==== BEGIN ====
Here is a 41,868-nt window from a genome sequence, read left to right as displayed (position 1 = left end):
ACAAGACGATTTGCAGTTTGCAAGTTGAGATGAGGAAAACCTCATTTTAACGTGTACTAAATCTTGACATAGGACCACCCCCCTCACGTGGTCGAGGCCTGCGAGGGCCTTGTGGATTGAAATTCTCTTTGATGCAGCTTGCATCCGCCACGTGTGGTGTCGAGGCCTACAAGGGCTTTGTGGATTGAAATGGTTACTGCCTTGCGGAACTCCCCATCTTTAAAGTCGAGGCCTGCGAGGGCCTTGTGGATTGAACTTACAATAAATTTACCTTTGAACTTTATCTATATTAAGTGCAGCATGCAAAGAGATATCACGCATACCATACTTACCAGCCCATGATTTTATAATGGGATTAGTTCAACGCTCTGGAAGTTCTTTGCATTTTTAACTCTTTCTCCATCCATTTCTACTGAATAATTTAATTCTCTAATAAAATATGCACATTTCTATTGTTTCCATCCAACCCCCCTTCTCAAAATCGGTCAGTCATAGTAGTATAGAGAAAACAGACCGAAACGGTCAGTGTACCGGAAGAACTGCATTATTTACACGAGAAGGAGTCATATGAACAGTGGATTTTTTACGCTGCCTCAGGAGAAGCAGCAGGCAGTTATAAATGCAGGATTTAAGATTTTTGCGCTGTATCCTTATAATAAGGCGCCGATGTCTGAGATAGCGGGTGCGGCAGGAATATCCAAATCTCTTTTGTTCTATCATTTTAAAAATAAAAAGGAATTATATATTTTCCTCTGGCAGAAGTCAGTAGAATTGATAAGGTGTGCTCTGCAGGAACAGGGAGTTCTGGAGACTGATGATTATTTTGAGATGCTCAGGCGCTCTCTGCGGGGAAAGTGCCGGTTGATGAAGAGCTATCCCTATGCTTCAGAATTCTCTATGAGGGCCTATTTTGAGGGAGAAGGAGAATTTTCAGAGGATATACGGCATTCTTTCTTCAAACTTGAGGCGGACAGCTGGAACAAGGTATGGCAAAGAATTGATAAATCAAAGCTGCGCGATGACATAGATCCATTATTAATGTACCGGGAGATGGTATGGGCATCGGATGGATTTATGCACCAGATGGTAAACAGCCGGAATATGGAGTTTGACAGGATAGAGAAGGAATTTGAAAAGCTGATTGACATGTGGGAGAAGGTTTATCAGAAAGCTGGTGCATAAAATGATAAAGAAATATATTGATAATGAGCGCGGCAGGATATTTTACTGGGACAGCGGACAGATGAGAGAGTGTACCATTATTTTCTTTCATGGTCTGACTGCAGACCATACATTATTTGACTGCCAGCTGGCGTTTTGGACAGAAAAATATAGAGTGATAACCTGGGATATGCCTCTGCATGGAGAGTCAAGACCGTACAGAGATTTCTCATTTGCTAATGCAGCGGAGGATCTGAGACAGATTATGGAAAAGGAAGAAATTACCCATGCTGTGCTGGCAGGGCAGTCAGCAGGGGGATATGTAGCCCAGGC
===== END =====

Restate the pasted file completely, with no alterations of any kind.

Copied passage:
Here is a 41,868-nt window from a genome sequence, read left to right as displayed (position 1 = left end):
ACAAGACGATTTGCAGTTTGCAAGTTGAGATGAGGAAAACCTCATTTTAACGTGTACTAAATCTTGACATAGGACCACCCCCCTCACGTGGTCGAGGCCTGCGAGGGCCTTGTGGATTGAAATTCTCTTTGATGCAGCTTGCATCCGCCACGTGTGGTGTCGAGGCCTACAAGGGCTTTGTGGATTGAAATGGTTACTGCCTTGCGGAACTCCCCATCTTTAAAGTCGAGGCCTGCGAGGGCCTTGTGGATTGAACTTACAATAAATTTACCTTTGAACTTTATCTATATTAAGTGCAGCATGCAAAGAGATATCACGCATACCATACTTACCAGCCCATGATTTTATAATGGGATTAGTTCAACGCTCTGGAAGTTCTTTGCATTTTTAACTCTTTCTCCATCCATTTCTACTGAATAATTTAATTCTCTAATAAAATATGCACATTTCTATTGTTTCCATCCAACCCCCCTTCTCAAAATCGGTCAGTCATAGTAGTATAGAGAAAACAGACCGAAACGGTCAGTGTACCGGAAGAACTGCATTATTTACACGAGAAGGAGTCATATGAACAGTGGATTTTTTACGCTGCCTCAGGAGAAGCAGCAGGCAGTTATAAATGCAGGATTTAAGATTTTTGCGCTGTATCCTTATAATAAGGCGCCGATGTCTGAGATAGCGGGTGCGGCAGGAATATCCAAATCTCTTTTGTTCTATCATTTTAAAAATAAAAAGGAATTATATATTTTCCTCTGGCAGAAGTCAGTAGAATTGATAAGGTGTGCTCTGCAGGAACAGGGAGTTCTGGAGACTGATGATTATTTTGAGATGCTCAGGCGCTCTCTGCGGGGAAAGTGCCGGTTGATGAAGAGCTATCCCTATGCTTCAGAATTCTCTATGAGGGCCTATTTTGAGGGAGAAGGAGAATTTTCAGAGGATATACGGCATTCTTTCTTCAAACTTGAGGCGGACAGCTGGAACAAGGTATGGCAAAGAATTGATAAATCAAAGCTGCGCGATGACATAGATCCATTATTAATGTACCGGGAGATGGTATGGGCATCGGATGGATTTATGCACCAGATGGTAAACAGCCGGAATATGGAGTTTGACAGGATAGAGAAGGAATTTGAAAAGCTGATTGACATGTGGGAGAAGGTTTATCAGAAAGCTGGTGCATAAAATGATAAAGAAATATATTGATAATGAGCGCGGCAGGATATTTTACTGGGACAGCGGACAGATGAGAGAGTGTACCATTATTTTCTTTCATGGTCTGACTGCAGACCATACATTATTTGACTGCCAGCTGGCGTTTTGGACAGAAAAATATAGAGTGATAACCTGGGATATGCCTCTGCATGGAGAGTCAAGACCGTACAGAGATTTCTCATTTGCTAATGCAGCGGAGGATCTGAGACAGATTATGGAAAAGGAAGAAATTACCCATGCTGTGCTGGCAGGGCAGTCAGCAGGGGGATATGTAGCCCAGGC